1. Keep Pushing For Resolution

Sometimes I just can’t let go.  I want an answer as to why the person is angry or something is not working.  I want that explanation!  The problem is, this almost always backfires on me (and visa versa).  This makes the other person more angry than they were before.

2. Trying to Make it Better

This is when we (read “me”) go to far in trying to get the other person to stop being made.  This comes from our (yes again, read “my”) insecurities of wanting to be liked.   This comes off as insincere and also makes matters worse.

3. Beating Ourselves Up

I’ve got my own boxing gloves and do a pretty good job at this one.  Why not just say we are sorry and then move on.  Why keep beating ourselves up about the words and actions.  It never helps.  Sorry, learn from it and move on — end of story!

4. Getting Defensive

Never, ever, ever works.  Never.  It causes you to stop listening and them to get more angry and hurt.

What to Do?

There is nothing like a sincere apology. This is hard to do when we really don’t think we are wrong.  But the truth is, when we dig deep, we can see our mistakes.  They are just hard to admit.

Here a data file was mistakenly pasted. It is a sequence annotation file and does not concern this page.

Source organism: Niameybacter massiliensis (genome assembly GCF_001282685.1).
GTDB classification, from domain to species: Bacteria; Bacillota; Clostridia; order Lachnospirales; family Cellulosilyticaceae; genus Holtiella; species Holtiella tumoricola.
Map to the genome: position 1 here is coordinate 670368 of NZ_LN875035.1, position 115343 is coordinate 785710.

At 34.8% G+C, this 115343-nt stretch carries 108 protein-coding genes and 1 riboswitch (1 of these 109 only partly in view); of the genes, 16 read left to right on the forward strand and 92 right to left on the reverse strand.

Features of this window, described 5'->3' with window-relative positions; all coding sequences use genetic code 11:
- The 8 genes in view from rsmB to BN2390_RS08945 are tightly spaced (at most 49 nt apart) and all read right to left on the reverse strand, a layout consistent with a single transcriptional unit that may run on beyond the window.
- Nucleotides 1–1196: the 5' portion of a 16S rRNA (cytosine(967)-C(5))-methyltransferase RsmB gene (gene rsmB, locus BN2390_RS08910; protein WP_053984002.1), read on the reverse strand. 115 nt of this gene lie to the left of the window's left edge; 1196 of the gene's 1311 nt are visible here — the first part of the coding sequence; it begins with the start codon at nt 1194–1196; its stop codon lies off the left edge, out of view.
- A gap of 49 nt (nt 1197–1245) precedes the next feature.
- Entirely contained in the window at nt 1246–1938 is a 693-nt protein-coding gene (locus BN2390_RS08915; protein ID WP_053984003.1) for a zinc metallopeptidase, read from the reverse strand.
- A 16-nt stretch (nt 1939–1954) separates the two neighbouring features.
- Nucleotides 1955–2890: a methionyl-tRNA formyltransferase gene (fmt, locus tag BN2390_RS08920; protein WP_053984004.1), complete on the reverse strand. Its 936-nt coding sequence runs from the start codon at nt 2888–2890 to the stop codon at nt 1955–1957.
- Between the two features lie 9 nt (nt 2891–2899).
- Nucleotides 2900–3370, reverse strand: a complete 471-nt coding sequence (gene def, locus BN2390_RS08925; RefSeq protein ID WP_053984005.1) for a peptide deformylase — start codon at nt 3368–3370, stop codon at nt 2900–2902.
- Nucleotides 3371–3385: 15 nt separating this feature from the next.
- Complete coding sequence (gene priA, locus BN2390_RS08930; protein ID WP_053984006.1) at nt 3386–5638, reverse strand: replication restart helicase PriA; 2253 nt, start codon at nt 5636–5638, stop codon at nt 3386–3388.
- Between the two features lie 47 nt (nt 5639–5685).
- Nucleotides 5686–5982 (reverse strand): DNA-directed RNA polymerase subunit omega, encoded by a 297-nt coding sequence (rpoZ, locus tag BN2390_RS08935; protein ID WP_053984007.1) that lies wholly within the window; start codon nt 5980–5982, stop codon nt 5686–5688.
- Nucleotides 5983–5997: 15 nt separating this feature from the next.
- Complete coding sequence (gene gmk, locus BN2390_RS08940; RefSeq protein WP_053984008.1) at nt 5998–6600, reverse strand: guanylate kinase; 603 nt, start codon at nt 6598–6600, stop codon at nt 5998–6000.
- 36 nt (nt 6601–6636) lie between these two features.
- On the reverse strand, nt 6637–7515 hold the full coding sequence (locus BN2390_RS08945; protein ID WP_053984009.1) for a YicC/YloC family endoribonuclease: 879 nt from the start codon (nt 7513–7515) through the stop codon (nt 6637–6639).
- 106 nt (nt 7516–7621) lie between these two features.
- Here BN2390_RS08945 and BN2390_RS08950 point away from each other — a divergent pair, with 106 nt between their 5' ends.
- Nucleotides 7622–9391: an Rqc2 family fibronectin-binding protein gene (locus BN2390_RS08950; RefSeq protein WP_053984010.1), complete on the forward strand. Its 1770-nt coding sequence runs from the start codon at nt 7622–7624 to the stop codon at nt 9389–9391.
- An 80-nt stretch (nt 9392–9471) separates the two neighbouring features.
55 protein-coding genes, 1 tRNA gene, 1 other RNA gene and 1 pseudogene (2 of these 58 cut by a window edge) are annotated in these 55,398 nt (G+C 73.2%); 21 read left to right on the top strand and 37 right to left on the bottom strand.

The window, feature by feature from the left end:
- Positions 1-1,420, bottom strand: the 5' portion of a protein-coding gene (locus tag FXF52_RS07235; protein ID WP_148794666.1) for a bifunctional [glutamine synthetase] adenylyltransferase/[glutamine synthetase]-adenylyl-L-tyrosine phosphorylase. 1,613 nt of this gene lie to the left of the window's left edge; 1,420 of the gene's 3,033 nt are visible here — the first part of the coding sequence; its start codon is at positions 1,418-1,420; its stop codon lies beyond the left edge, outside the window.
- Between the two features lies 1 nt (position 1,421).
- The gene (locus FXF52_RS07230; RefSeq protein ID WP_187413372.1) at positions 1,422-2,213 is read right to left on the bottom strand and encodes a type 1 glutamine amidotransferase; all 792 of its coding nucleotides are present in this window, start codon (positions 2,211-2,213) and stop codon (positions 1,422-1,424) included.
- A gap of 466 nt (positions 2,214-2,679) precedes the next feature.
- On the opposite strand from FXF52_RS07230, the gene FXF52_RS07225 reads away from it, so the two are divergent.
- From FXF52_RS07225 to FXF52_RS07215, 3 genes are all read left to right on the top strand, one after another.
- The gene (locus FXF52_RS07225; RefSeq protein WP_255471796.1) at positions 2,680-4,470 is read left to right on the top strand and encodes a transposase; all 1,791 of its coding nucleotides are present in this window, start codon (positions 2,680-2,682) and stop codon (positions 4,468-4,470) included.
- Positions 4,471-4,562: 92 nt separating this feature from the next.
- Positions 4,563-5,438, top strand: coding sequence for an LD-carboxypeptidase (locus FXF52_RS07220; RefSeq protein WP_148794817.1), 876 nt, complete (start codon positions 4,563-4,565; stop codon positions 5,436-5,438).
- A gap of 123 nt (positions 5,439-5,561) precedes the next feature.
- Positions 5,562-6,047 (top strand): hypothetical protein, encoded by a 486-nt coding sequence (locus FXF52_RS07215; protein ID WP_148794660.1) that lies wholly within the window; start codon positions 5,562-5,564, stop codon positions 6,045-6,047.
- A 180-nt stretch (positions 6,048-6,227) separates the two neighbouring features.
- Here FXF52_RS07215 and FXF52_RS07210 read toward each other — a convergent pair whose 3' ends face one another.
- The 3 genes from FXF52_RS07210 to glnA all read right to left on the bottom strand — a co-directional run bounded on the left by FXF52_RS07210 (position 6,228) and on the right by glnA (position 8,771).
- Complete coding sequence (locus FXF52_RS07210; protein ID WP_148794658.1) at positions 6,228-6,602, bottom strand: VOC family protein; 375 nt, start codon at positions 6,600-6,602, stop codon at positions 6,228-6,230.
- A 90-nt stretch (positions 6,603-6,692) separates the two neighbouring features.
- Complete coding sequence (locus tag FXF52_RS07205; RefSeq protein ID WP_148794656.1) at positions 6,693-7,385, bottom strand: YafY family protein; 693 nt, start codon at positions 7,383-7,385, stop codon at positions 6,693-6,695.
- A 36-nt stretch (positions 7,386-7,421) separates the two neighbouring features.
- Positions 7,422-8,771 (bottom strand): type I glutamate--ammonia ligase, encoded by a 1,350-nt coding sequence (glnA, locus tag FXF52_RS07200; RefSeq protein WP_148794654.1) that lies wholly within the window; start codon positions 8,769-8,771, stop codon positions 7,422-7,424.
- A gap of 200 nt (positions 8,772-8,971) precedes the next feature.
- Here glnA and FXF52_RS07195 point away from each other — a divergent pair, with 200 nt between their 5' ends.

Also, true compassion and understanding about someones frustration with us, will go a long way to resolving the situation.  We don’t have to always agree with the reason someone is angry with us, but to them, their anger is valid.

This in no way means you should accept abusive anger – walk away from that.  But, it does mean that there is some validity to frustration and anger and we can learn from stepping outside ourselves and exploring those reasons.

The truth is, it is hard to stay angry at a sincere and understanding person — so be that person today.

Have a great one!

Same old, same old.

I am experiencing Groundhog’s Day at my house right now.  Thankfully, I am not Jim Carrey.

Yesterday was the same as the day before and the same as the day before ….